On Saturday, February 29, more than 100 family and friends gathered for the unveiling of a new gravestone for rapper, singer, songwriter and actor Nate Dogg at Forest Lawn Cemetery in Long Beach.
The Long Beach native’s family got their first glimpse of the gravestone on Friday and found it beautiful.
“It’s a work of art, to say the least,” said Pamela Hale, Nate Dogg’s sister. “The design captures every part of who my brother was, his music, his city, his style – even his military service.”
Nate Dogg was born Nathaniel Dwayne Hale on August 19, 1969 in Long Beach. His family moved to Mississippi and then back to Long Beach at the age of 14, where he sang alongside his family at New Hope Baptist Church.
After serving three years as a Marine overseas, he returned home and formed the Long Beach-based rap trio, 213, along with his cousin Snoop Dogg and longtime friend Warren G. The three friends found success in the music industry; Nate Dogg has been nominated four times for a Grammy.
Nate Dogg’s career was cut short in 2007 when he suffered a stroke. While recovering less than a year later, he suffered a second stroke and eventually died of complications in 2011.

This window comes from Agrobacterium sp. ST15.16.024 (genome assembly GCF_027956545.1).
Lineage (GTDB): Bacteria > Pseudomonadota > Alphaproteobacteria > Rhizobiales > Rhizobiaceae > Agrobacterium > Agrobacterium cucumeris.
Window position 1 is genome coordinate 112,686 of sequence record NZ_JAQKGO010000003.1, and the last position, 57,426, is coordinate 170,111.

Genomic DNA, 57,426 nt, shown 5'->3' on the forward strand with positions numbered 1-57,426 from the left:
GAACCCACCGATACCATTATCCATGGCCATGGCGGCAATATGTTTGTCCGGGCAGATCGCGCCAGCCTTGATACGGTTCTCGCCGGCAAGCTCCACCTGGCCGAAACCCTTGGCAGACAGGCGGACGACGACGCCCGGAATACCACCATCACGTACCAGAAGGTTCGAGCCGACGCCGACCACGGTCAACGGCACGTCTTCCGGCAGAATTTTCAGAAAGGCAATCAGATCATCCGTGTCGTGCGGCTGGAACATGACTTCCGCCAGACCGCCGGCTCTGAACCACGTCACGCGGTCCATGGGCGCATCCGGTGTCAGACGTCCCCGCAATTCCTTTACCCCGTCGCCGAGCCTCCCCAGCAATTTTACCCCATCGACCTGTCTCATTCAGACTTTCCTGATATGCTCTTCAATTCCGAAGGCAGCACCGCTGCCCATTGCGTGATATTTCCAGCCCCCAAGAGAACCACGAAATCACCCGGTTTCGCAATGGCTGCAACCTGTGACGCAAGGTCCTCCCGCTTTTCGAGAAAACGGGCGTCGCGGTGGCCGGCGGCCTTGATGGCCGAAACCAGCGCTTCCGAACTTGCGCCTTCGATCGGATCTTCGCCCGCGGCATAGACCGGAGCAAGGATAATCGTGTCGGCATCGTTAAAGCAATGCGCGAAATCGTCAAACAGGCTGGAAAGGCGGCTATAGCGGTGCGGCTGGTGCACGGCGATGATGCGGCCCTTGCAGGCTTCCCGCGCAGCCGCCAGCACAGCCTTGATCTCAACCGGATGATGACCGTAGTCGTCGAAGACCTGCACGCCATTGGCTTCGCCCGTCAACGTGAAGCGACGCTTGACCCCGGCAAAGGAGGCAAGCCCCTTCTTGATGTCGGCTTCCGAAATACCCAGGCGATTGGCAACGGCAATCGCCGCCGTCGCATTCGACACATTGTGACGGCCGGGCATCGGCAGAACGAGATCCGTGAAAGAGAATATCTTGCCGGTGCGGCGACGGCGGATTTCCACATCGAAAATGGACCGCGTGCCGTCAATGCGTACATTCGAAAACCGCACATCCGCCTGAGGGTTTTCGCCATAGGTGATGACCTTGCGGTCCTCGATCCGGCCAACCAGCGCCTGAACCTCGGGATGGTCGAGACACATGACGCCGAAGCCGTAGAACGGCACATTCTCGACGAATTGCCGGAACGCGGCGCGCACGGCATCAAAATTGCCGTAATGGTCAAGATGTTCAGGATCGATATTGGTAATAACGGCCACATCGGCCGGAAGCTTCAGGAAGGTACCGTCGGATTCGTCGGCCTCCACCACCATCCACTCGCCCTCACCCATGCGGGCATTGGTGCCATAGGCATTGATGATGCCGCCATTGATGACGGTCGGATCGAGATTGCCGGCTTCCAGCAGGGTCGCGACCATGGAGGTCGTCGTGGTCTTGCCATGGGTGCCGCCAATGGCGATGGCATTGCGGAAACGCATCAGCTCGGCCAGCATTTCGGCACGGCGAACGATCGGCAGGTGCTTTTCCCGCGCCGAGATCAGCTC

The rapper remains loved and admired by many members of the community and the music industry. Last month, Nate Dogg’s posthumous voice was used on an Anderson Park album that won Best R&B Grammy.
On Saturday, Pamela Hale recalled the great talent of her little brother, whom she called Buddy.
“A lot of what my brother was is in his music and being able to turn on a radio and still hear his voice is a blessing,” she said. “Hers are missed by so many people and the music world has lost a gift. But his legacy will continue in his music. It is an honor to call my little brother a great talent.
The new marker was created by Tim Morris, known on social media as Cemetery Tim.
Morris began creating unique markers six years ago in his home state of Washington. He is passionate about helping families commemorate their loved ones. He designed tombstones for NWA’s Easy E and TLC’s Lisa Left Eye Lopes.
To learn more about Morris’ work, visit cimetièretim.com.